A First Foray with David Hume's History of England

david hume history of england

January 3, 2023

An American dips in to David Hume's History of England and comes up with more questions than answers. 
Is it Un-American to care too much about the history of England? When I watch Downton Abbey or drink Lady Grey tea, I feel a bit traitorous. Wouldn’t it be better to be reading Willa Cather or drinking Kentucky bourbon? But perhaps that is too childish - to think a parent has nothing to offer even if a child is grown. Plus, what if the parent is smart and funny and one of the world’s most famous infidels? The scales might tip and I might find myself cracking open David Hume’s History of England

I am not starting at the beginning because I am also not starting summer break before my junior year of St. John’s College when all I really have to do is waitress for the upcoming year’s rent money. But I am participating in a virtual reading group on the messiness of progress and if the reign of Henry VIII doesn’t scream messiness to you, you have more successfully avoided English history than even me. 

I am starting with Volume 3, Chapter 29, well, because that’s what Shannon Chamberlain, the discussion leader, suggested. But the chapter teaser is certainly enticing, including subheadings like a “Digression concerning the ecclesiastical state,” “Martin Luther,” “Henry receives the title of defender of the faith.” And there will be wars (with France, with Scotland, with Italy).

Hume starts by encouraging reflection on the necessity of an ecclesiastical order and a public establishment of religion. It’s only the first paragraph and I’m already considering putting down my tea cup! Hume classifies those professions which can be left to markets (artisans, lawyers, doctors) and those which cannot (financiers, armies, magistrates) and places ecclesiastics in the latter category. Why? Because in the many “untrue religions” the desire to appeal to the masses of people will have terrible results.
Each ghostly practitioner, in order to render himself more precious and sacred in the eyes of his retainers, will inspire them with the most violent abhorrence of all other sects, and continually endeavour, by some novelty, to excite the languid devotion of his audience. No regard will be paid to truth, morals, or decency in the doctrines inculcated. Every tenet will be adopted that best suits the disorderly affections of the human frame. Customers will be drawn to each conventicle by new industry and address in practising on the passions and credulity of the populace. 
Hume wants to disincentivize these practitioners with salaries that do not require them to be quite so active. It is, he claims, in the best political interest of the society. But, be sure not to be like the Catholics is the next warning. He acknowledges a small benefit from the opposition to despots, the increased interaction between people of different nations, and increased taste for fine arts and elegance but these are far outweighed in his view by the harms.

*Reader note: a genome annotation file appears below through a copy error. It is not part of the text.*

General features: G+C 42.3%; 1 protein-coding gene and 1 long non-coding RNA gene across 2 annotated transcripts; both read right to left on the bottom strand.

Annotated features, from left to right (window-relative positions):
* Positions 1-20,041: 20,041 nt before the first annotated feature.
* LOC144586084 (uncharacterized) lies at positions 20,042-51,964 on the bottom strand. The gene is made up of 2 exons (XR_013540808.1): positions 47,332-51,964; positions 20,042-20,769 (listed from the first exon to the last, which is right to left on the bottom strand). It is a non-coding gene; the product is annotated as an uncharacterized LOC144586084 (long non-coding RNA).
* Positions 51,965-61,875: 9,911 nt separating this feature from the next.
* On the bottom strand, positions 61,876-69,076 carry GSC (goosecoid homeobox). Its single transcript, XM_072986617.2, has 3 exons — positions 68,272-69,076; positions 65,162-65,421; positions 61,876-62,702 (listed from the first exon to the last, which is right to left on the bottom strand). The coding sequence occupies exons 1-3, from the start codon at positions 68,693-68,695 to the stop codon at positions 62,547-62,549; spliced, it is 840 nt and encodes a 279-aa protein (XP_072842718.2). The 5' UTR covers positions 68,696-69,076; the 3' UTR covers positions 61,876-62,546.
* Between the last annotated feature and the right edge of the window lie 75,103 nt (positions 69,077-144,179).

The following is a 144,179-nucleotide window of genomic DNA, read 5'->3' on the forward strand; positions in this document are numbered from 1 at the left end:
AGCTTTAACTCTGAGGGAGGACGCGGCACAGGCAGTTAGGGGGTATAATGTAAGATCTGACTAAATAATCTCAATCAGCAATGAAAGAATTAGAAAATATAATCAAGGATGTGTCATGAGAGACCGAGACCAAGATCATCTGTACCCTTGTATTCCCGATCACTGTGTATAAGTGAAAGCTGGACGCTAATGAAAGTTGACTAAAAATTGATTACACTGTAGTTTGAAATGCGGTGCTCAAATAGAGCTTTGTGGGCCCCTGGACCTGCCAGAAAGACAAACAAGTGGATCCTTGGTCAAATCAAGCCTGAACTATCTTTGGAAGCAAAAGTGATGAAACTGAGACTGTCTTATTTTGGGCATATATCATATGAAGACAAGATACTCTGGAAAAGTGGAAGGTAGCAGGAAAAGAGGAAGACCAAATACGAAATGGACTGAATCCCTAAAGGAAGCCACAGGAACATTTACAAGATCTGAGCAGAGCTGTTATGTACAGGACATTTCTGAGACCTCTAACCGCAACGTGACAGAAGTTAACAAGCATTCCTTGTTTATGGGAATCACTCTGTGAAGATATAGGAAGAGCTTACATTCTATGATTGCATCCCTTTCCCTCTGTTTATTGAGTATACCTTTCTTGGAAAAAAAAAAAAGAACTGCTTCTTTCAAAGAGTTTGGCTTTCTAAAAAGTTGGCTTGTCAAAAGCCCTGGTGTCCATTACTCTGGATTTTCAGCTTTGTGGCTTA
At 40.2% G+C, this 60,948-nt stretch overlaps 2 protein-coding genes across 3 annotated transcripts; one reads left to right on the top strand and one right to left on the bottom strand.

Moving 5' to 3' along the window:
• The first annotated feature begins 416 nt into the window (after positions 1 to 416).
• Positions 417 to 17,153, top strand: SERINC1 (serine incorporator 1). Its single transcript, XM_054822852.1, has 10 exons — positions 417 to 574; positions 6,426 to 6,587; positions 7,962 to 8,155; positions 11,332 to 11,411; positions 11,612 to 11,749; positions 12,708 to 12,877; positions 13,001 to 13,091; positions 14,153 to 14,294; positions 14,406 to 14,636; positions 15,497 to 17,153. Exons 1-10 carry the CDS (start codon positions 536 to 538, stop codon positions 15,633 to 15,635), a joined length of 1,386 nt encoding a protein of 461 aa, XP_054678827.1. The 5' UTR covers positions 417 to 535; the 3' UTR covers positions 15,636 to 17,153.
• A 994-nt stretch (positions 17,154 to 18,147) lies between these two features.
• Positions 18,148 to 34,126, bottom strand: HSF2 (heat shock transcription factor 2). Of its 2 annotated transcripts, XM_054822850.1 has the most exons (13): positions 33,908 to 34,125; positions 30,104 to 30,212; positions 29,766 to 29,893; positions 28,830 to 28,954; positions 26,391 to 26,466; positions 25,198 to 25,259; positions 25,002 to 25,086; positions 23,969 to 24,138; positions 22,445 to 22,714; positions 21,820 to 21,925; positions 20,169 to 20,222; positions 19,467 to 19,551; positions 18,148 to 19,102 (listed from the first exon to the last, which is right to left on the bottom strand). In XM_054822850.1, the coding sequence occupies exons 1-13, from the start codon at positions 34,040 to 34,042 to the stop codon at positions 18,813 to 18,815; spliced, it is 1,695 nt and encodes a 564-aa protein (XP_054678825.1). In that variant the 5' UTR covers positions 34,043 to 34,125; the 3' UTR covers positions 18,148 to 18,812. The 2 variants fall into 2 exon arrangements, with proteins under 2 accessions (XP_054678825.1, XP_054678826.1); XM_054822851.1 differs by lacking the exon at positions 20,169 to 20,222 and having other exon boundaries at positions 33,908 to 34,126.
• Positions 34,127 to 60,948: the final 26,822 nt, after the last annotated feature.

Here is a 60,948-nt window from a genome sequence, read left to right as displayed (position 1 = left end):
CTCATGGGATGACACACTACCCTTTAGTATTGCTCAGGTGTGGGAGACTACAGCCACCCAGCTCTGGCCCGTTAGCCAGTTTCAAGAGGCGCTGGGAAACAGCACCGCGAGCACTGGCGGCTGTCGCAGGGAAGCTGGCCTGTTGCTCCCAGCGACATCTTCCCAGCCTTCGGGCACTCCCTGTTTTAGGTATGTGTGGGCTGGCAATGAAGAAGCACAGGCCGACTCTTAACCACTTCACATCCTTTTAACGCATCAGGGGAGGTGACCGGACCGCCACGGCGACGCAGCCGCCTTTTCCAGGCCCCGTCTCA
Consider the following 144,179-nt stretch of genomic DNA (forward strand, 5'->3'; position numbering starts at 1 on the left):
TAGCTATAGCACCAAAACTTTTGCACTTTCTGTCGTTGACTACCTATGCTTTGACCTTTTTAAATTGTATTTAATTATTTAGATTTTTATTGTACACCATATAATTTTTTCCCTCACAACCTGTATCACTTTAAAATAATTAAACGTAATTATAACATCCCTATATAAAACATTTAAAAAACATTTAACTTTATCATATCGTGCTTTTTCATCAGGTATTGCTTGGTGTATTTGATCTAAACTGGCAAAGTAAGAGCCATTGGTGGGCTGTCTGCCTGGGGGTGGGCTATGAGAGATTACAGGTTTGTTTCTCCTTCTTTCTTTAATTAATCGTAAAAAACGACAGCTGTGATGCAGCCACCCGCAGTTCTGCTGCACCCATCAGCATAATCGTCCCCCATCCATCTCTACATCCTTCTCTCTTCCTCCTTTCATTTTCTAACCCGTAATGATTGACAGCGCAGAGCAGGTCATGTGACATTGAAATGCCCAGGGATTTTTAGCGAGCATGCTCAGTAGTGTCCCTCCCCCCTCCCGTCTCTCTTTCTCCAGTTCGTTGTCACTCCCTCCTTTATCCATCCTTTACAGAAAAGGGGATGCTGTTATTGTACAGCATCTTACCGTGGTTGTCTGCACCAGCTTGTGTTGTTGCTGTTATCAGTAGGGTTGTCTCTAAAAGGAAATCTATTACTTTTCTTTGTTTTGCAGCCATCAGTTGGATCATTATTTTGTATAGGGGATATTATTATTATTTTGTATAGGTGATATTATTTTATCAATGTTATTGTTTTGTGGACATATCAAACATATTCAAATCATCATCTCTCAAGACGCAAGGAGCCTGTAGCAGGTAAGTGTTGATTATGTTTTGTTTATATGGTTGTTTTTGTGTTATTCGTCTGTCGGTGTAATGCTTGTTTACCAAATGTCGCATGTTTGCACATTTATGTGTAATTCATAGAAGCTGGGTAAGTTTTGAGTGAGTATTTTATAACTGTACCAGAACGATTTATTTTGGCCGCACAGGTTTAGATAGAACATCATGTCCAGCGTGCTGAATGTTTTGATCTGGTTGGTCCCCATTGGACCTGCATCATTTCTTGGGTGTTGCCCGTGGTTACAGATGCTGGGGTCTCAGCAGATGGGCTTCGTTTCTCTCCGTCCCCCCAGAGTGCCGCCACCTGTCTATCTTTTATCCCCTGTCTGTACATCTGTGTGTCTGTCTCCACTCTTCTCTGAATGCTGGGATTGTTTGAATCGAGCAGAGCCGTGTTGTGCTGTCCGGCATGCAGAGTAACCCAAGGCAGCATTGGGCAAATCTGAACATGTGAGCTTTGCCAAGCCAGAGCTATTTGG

And what are the harms of the Romish church and it’s practitioners in England? Wars and taxes. The cast of characters expands. Luckily, my tea is still hot. Enter Pope Leo X and indulgences, “forgiveness” in exchange for funds which the church was greatly lacking. Enter Martin Luther, a fiery friar who was having none of it. Enter King Henry, no fan of Luther or his ideas. Luther stands up to Henry from the pulpit and the printing press and a clergy unaccustomed to defense is overwhelmed by attacks. Exit Leo due to his death. Enter a new pope, Adrian, and the manipulations of the powerhouse Wolsey. And what should an English King do when there is trouble at home? War with France, of course. Wars everywhere. And this American can’t help but think back to George Washington's "Farewell Address" urging his new nation to stay out of European wars.

And then come the taxes, long-standing taxes imposed without parliament’s consent, higher taxes and more taxes. And the tea is far too sweet all of a sudden. And Hume tells of the push back when too much power is exerted too quickly or without perceived legitimacy from the people. And all of the history in this section is leading up to the conflict over what a marriage is and who counts as a successor as Henry VIII struggles to satisfy himself and provide an heir to the throne. 

I’m glad of the opportunity to talk though this chapter with others as it raises many questions.  Here's a few of mine:  

1 - For Hume, how intertwined is the personal with the institutional? At times, the history turns on the character of a particular pope or a king’s mother. But other times, the precedents of levying taxes for war or the historical customs regarding duels dominate his explanations. 

2- Does Hume actually want an official religion or does he just want some institution to push back against despotism? He says he wants a church financed by the state, as a guard against rabble-rousing “untrue” religions but is he really just looking for some kind of inoffensive ground cover that prevents more noxious weeds from growing in rich soil?

3 - What is Hume’s perspective on within group conflicts (Martin Luther with the Catholic Church) versus between group conflicts (The Catholic Church vs the on-it’s-way Church of England). When are these conflicts liberty enhancing? When are they damaging to civil rights and peace?

Want to read more? 
Christy Lynn on another work of David Hume’s “A Skeptic's Guide to the Perfect Commonwealth
(A good reason to watch Downton Abbey) Shal Marriot’s “Adam Smith Visits Downton Abbey